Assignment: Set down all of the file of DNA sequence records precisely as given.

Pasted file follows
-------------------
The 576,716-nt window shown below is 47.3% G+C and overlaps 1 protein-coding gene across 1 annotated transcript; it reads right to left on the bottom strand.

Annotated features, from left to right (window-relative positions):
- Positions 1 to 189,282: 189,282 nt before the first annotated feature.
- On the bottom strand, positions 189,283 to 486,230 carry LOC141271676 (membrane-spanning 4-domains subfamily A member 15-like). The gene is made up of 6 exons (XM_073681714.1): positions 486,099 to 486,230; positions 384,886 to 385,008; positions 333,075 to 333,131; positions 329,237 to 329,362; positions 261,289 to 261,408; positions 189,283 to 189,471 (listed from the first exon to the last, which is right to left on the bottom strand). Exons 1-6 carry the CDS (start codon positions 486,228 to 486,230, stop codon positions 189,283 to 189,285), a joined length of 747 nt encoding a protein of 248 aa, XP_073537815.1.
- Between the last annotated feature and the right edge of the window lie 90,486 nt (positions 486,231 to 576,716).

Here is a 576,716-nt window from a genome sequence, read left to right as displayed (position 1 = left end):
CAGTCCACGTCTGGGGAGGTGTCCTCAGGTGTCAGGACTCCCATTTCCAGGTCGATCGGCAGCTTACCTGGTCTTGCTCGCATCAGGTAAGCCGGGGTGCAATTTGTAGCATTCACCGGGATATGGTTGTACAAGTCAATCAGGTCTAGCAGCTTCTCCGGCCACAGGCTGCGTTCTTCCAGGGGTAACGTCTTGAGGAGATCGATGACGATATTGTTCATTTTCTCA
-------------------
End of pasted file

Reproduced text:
The 576,716-nt window shown below is 47.3% G+C and overlaps 1 protein-coding gene across 1 annotated transcript; it reads right to left on the bottom strand.

Annotated features, from left to right (window-relative positions):
- Positions 1 to 189,282: 189,282 nt before the first annotated feature.
- On the bottom strand, positions 189,283 to 486,230 carry LOC141271676 (membrane-spanning 4-domains subfamily A member 15-like). The gene is made up of 6 exons (XM_073681714.1): positions 486,099 to 486,230; positions 384,886 to 385,008; positions 333,075 to 333,131; positions 329,237 to 329,362; positions 261,289 to 261,408; positions 189,283 to 189,471 (listed from the first exon to the last, which is right to left on the bottom strand). Exons 1-6 carry the CDS (start codon positions 486,228 to 486,230, stop codon positions 189,283 to 189,285), a joined length of 747 nt encoding a protein of 248 aa, XP_073537815.1.
- Between the last annotated feature and the right edge of the window lie 90,486 nt (positions 486,231 to 576,716).

Here is a 576,716-nt window from a genome sequence, read left to right as displayed (position 1 = left end):
CAGTCCACGTCTGGGGAGGTGTCCTCAGGTGTCAGGACTCCCATTTCCAGGTCGATCGGCAGCTTACCTGGTCTTGCTCGCATCAGGTAAGCCGGGGTGCAATTTGTAGCATTCACCGGGATATGGTTGTACAAGTCAATCAGGTCTAGCAGCTTCTCCGGCCACAGGCTGCGTTCTTCCAGGGGTAACGTCTTGAGGAGATCGATGACGATATTGTTCATTTTCTCA